ANTHONY JOSHUA'S heavyweight showdown with Kubrat Pulev could have 1,000 fans in attendance.
It comes after the Government announced a relaxing of coronavirus rules surrounding sporting events.
AJ’s Matchroom promoters have been campaigning to let a small section of fans attend his long-awaited return, after two years away from the UK dealing with Andy Ruiz Jr and the Covid-19 lockdown.
SunSport understands they hope to get the maximum number of fans permitted by the new rules in to watch AJ in action.
The London 2012 gold medallist is putting his WBA, IBF and WBO heavyweight titles on the line against the Bulgarian at Wembley Arena on December 12.
New rules mean mean fans who live in Tiers 1 and 2 will be able to return to indoor and outdoor sporting events from December 2.
London is expected to be in Tier 2 when the national lockdown ends. It's been reported that would allow for 1,000 fans indoors, or 50 per cent capacity.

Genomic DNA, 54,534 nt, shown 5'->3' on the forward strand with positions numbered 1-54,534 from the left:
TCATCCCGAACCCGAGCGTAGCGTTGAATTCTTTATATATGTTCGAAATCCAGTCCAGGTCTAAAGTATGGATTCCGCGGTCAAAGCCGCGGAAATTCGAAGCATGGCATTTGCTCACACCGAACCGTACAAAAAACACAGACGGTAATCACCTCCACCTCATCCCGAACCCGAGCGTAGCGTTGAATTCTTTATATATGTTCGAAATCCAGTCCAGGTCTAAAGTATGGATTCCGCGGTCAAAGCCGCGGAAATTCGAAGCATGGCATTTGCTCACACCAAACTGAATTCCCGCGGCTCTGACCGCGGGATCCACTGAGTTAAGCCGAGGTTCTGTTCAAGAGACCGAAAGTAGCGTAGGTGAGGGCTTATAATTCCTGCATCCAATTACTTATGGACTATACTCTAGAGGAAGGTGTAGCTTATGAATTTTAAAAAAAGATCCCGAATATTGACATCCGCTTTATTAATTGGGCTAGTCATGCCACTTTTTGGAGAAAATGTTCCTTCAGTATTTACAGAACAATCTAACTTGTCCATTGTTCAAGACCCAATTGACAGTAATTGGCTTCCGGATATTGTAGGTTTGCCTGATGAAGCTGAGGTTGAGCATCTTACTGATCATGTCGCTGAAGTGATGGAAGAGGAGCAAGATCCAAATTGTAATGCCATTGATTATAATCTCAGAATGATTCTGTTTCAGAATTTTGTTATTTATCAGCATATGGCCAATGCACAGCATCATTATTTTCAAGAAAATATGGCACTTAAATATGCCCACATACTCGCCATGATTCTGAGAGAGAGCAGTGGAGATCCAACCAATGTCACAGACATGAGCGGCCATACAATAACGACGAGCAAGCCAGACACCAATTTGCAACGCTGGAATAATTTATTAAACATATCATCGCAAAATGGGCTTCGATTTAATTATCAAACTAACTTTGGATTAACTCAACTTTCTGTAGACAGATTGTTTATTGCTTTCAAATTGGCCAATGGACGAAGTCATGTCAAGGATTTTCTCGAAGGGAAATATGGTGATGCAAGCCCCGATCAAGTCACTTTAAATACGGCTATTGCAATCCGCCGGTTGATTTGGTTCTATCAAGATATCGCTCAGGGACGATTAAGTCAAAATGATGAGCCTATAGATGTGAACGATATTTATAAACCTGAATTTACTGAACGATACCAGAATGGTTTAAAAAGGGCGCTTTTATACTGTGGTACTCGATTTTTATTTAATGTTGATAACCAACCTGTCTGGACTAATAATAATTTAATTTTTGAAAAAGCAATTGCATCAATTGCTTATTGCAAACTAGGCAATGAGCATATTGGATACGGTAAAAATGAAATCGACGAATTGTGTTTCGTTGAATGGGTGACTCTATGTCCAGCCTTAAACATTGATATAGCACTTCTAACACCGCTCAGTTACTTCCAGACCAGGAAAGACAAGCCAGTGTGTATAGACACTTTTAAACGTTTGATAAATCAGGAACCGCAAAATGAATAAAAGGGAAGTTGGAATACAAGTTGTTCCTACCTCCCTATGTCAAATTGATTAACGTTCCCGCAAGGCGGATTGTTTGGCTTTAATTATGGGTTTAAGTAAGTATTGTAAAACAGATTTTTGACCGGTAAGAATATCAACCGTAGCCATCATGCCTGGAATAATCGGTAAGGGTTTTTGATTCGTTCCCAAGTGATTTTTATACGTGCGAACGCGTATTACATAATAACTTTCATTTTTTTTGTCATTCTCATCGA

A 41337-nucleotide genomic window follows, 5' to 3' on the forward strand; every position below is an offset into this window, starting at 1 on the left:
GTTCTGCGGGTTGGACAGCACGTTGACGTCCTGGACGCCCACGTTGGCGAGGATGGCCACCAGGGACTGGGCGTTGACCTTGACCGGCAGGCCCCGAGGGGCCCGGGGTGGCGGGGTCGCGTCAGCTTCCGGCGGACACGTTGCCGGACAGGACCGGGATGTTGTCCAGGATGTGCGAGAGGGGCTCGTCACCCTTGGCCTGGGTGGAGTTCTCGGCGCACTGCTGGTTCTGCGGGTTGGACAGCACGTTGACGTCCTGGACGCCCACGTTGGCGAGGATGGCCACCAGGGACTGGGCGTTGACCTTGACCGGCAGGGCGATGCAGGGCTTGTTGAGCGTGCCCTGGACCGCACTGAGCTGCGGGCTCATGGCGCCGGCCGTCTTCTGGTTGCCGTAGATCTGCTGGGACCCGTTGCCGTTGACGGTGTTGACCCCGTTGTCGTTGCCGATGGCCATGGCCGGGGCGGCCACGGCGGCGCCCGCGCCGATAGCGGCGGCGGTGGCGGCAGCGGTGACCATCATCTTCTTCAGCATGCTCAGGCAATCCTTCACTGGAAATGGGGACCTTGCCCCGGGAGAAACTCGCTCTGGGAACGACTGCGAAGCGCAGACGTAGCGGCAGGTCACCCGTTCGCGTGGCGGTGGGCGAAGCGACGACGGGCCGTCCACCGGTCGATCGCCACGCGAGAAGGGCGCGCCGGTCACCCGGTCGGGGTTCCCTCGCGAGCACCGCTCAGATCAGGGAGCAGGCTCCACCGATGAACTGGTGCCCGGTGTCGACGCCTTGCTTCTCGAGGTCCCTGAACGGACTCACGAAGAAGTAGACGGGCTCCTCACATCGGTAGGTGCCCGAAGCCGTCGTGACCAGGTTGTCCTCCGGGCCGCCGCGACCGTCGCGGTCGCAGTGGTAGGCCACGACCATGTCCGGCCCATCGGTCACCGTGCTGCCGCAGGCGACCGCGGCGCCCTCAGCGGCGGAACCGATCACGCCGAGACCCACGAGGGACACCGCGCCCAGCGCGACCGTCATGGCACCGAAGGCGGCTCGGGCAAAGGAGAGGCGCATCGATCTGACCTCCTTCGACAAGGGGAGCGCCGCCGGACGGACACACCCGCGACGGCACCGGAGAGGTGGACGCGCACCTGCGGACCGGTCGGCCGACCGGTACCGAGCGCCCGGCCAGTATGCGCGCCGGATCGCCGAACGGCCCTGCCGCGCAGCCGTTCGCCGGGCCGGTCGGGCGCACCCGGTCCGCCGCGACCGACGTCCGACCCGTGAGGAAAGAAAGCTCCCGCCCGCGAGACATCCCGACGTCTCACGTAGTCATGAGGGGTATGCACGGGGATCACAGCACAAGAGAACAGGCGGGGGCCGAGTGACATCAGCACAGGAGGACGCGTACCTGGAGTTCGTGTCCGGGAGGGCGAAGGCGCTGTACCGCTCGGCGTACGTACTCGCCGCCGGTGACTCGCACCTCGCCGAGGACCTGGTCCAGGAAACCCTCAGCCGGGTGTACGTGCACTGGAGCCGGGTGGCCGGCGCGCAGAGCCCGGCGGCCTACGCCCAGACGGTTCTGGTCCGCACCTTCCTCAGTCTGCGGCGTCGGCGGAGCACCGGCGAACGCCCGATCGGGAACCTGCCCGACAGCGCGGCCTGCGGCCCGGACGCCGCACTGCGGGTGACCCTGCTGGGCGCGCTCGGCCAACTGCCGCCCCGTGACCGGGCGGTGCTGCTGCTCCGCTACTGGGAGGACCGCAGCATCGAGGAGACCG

Speaking before today's announcement, the 31-year-old champ said: “December 12 is the date and once again the heavyweight belts go up in the air and it is my sole focus to make sure that, come December 13, they are in their rightful place in the UK.
“Without the fans something huge is missing.
“I am really hoping that, safety permitting, we might be able to bring some boxing fans in but we will have to see."
Fans not in attendance will have to fork out £24.95 to watch the title fight.
Speaking earlier today, the Prime Minister said: "In Tiers 1 and 2 spectator sports and business events will be free to resume inside and outside with capacity limits and social distancing, providing more consistency with indoor performances in theatres and concert halls."
Sports fans haven't been allowed to watch their teams in person since before the first lockdown back in March.
It remains the case that those in Tier 3 will remain locked out.
The Department of Culture, Media and Sport have been pushing plans to allow fans in areas where coronavirus infection rates are low to attend events.
But others in Government were concerned about creating packed trains and forcing people to queue outside stadiums – which could possibly spread the virus and increase infections.
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